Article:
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Jaco Pastorius Biography
Jaco Pastorius (born as: John Francis Pastorius III, December 1, 1951 - September 21, 1987) was a jazz bassist who is notable for popularizing the fretless electric bass. He was immensely talented; many have gone so far as to say he was the greatest electric bassist ever to live.

Pastorius was born in Pennsylvania, but soon moved to Fort Lauderdale, Florida, where he was raised. He played music throughout his youth, and in 1974, he began playing with his friend Pat Metheny. In 1976, he was invited to join fusion band Weather Report, where he played alongside Joe Zawinul and Wayne Shorter until 1981. His first solo album was released in 1976 to generally good reviews. He toured with his Word of Mouth Big Band from 1980 to 1984. However, in the mid-1980s, he began to experience mental problems. These were worsened by heavy drug and alcohol use. He fell out of public favor and became an outcast in the music business. In 1987, he was beaten into a coma after an altercation with a bouncer at the Midnight Club in Fort Lauderdale. He suffered irreversible brain damage and died on September 21 of that year. Miles Davis honored the late bassist in his Amandla album with the composition "Mr. Pastorius".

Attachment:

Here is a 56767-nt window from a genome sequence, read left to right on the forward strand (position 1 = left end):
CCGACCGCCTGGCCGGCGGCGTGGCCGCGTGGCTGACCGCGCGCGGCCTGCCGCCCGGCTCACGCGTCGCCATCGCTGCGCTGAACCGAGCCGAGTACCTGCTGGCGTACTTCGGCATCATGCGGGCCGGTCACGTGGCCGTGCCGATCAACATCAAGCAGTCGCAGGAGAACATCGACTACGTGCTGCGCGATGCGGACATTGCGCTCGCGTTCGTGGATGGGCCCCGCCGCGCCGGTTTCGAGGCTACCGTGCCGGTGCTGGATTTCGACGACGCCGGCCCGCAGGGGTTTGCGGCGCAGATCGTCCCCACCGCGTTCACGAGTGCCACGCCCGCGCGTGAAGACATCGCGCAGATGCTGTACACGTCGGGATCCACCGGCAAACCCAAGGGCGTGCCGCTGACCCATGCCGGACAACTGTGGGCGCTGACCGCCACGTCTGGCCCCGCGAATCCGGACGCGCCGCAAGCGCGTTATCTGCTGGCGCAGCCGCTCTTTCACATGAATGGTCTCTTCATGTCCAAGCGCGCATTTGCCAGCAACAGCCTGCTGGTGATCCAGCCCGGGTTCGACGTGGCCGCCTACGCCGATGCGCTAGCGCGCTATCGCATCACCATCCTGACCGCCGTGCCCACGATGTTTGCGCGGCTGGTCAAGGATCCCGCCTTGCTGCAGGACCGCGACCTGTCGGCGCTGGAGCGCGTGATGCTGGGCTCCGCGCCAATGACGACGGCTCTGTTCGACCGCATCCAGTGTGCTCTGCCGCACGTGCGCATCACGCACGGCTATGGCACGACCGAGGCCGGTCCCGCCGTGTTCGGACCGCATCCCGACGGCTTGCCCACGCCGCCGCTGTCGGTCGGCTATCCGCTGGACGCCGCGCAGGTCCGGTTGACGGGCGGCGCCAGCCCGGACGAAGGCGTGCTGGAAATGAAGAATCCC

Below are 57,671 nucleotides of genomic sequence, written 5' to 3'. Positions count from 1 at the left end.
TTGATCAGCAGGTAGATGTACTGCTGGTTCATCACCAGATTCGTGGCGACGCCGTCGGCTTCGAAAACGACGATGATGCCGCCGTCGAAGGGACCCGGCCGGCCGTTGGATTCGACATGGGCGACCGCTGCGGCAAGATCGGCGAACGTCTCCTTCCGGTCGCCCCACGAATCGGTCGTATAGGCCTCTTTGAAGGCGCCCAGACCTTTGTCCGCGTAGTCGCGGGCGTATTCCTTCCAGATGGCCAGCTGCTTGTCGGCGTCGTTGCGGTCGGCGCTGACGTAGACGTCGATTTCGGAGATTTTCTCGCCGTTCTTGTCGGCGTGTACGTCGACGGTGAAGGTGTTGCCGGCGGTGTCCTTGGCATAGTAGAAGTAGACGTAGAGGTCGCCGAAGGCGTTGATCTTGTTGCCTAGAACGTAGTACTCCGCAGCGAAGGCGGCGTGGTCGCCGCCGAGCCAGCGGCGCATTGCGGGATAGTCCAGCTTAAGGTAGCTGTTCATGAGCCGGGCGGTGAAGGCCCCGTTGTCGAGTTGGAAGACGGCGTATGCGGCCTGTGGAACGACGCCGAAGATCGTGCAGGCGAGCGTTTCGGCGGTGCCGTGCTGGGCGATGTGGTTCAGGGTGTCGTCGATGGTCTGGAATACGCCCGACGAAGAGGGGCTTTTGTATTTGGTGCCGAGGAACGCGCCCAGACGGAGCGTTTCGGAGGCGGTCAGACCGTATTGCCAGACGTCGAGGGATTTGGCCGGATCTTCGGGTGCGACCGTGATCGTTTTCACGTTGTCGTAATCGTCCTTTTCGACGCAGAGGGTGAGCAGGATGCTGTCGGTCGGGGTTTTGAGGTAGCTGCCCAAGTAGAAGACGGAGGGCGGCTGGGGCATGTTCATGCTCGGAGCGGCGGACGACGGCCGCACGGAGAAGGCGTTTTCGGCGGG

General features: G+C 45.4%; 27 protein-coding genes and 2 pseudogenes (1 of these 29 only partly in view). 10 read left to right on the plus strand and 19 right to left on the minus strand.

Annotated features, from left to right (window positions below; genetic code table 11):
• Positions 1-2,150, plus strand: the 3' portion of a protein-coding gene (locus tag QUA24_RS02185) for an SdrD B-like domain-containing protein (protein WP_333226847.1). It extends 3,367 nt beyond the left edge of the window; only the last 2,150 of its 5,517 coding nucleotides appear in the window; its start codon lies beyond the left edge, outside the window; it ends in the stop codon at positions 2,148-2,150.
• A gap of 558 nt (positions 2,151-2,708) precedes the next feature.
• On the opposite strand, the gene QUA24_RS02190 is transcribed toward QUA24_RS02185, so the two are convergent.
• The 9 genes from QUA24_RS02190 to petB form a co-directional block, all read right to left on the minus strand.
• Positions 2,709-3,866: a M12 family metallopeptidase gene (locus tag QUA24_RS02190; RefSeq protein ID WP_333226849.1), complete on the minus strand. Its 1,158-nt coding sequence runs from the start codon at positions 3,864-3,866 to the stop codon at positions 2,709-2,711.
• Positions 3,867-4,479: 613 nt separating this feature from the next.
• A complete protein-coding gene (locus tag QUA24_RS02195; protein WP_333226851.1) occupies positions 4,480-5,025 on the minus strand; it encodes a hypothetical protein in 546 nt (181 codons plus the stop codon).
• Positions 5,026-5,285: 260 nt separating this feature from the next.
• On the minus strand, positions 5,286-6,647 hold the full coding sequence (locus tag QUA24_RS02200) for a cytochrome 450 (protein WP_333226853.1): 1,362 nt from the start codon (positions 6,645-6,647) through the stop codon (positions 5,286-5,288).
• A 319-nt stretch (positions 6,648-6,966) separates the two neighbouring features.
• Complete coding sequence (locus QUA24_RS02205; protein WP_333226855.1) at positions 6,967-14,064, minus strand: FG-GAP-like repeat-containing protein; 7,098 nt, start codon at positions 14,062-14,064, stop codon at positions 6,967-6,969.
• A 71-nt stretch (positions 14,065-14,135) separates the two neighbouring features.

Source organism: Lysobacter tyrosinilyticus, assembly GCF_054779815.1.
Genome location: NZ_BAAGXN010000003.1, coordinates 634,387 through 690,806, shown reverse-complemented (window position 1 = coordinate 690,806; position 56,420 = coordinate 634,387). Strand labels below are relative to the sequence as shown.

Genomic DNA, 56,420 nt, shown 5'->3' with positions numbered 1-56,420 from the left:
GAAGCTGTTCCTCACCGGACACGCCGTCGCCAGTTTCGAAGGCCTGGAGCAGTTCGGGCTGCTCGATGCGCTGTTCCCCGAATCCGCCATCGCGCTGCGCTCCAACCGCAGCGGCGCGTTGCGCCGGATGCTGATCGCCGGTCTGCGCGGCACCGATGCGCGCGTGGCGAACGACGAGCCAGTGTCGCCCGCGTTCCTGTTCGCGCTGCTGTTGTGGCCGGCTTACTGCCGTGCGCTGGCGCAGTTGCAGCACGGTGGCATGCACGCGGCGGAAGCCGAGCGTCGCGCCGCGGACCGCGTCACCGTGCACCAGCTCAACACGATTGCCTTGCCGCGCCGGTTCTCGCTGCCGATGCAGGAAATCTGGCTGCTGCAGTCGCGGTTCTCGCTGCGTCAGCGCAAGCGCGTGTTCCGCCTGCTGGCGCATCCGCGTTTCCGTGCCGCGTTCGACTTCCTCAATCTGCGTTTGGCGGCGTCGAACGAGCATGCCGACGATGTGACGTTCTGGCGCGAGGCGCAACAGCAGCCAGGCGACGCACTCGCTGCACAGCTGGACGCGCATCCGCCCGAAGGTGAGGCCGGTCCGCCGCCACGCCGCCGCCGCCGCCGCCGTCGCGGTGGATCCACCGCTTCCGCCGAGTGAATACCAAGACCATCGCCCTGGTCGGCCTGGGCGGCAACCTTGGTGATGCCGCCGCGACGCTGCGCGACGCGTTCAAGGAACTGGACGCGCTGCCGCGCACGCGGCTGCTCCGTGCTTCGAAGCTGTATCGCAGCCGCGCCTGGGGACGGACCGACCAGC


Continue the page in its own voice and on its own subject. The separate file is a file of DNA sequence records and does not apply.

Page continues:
Jaco (live) (1974, DIW)
Jaco Pastorius (1976, Epic/Legacy)
The Birthday Concert (live) (1981, Warner)
Word of Mouth (1981, Warner)
Invitation (live) (1983, Warner)
PDB (1986, DIW)
Live in Italy (1986, Jazzpoint)
Jazz Street (1986, Timeless)
Curtain Call (live) (1986, Another Hit)
Portrait of Jaco, the Early Years (2002,
Jaco Pastorius Resources
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This article is licensed under the GNU Free Documentation License. It uses material from the Wikipedia article Jaco Pastorius.